Just what is a fiduciary duty?
A fiduciary duty is the highest standard of care at either equity or law. A fiduciary (abbreviationfid) is expected to be extremely loyal to the person to whom he owes the duty (the “principal”): he must not put his personal interests before the duty, and must not profit from his position as a fiduciary, unless the principal consents. Wikipedia, http://en.wikipedia.org/wiki/Fiduciary
Therefore, generally, since a realtor is not a fiduciary in states like Florida, a Florida realtor (1) is not legally required to be loyal to its customers, (2) can legally put its own interests ahead of its customers, and (3) can legally profit at the expense of its customers.
As we witnessed in the above scenario, since most of the public believes otherwise, a real property transaction can go unexpectedly wrong at the expense of the buyer and/or seller.
WHAT IS THE SOLUTION?
Don’t walk into the transaction confused or misinformed! Often, buyers and sellers believe that have something that they don’t actually have. This mistake in expectation can cause substantial problems in real property transactions. Therefore, know where you stand before deciding on a particular realtor:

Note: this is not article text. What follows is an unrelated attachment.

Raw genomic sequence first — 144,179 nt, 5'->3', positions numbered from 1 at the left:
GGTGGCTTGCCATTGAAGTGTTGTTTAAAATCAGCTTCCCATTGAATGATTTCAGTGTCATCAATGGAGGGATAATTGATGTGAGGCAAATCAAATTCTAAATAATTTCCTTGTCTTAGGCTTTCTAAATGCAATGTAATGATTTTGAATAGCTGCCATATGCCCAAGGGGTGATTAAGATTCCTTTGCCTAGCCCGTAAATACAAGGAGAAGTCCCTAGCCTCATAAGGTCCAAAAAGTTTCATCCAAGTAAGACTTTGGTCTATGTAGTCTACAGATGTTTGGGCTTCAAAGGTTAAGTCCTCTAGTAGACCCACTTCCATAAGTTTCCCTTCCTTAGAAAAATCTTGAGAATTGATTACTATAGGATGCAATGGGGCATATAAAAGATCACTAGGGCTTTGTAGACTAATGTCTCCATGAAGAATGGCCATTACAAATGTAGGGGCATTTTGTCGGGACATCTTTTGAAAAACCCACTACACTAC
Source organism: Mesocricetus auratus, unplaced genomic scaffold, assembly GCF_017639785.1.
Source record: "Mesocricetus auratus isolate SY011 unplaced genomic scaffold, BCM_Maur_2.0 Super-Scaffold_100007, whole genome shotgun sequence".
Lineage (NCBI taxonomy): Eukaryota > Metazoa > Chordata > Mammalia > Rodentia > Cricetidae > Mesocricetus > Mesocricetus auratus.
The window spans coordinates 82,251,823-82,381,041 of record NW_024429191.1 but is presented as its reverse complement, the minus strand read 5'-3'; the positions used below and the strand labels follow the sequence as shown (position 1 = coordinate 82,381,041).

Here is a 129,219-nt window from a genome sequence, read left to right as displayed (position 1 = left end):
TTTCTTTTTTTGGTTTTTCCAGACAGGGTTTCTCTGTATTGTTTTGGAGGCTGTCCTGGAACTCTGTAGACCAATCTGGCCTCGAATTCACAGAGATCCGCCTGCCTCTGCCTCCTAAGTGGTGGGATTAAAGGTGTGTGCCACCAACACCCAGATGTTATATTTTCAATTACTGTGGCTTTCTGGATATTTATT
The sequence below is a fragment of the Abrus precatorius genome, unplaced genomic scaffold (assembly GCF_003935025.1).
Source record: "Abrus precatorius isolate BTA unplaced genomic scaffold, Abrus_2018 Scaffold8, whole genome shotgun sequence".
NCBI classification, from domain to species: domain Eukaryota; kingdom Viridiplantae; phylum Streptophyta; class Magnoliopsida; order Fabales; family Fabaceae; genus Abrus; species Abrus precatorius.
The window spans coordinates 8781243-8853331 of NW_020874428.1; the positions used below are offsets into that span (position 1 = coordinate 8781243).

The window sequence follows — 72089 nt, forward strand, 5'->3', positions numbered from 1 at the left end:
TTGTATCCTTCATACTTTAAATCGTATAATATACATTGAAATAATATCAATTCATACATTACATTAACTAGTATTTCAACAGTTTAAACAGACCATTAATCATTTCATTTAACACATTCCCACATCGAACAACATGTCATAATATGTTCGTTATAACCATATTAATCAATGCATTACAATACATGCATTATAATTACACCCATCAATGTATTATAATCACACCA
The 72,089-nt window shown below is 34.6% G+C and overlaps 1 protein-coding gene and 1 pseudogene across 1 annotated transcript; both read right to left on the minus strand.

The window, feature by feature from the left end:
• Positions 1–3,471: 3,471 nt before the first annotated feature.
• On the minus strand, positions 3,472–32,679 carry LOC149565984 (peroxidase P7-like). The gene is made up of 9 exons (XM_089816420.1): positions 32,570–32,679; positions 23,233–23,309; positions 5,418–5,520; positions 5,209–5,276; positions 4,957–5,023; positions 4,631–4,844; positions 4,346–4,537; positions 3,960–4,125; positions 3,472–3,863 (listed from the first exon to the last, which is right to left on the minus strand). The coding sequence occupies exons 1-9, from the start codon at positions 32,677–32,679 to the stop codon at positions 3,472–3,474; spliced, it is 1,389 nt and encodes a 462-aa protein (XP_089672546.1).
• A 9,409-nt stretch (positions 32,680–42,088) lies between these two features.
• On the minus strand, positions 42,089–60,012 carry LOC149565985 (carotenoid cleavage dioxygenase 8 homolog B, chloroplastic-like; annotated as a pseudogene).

- Before working with a real estate agent, understand what the law in your jurisdiction provides about the type of relationship you will enjoy with your real estate agent. In states like Florida, unless you require your realtor to agree otherwise in writing, your real estate may only represent the transaction–and not your best interests.
- Ask your realtor what the applicable state law provides about the potential relationship with him or her. If you don’t understand the real estate agent’s response, consider posing a few hypothetical questions to the real estate agent to attempt to gain an understanding.
- Decide what type of relationship you want to have with the realtor. In many instances, you may want your real estate agent to be loyal to you. However, sometimes, you may not. Your particular circumstances will dictate whether you may want a duty of loyalty from your real estate agent or not.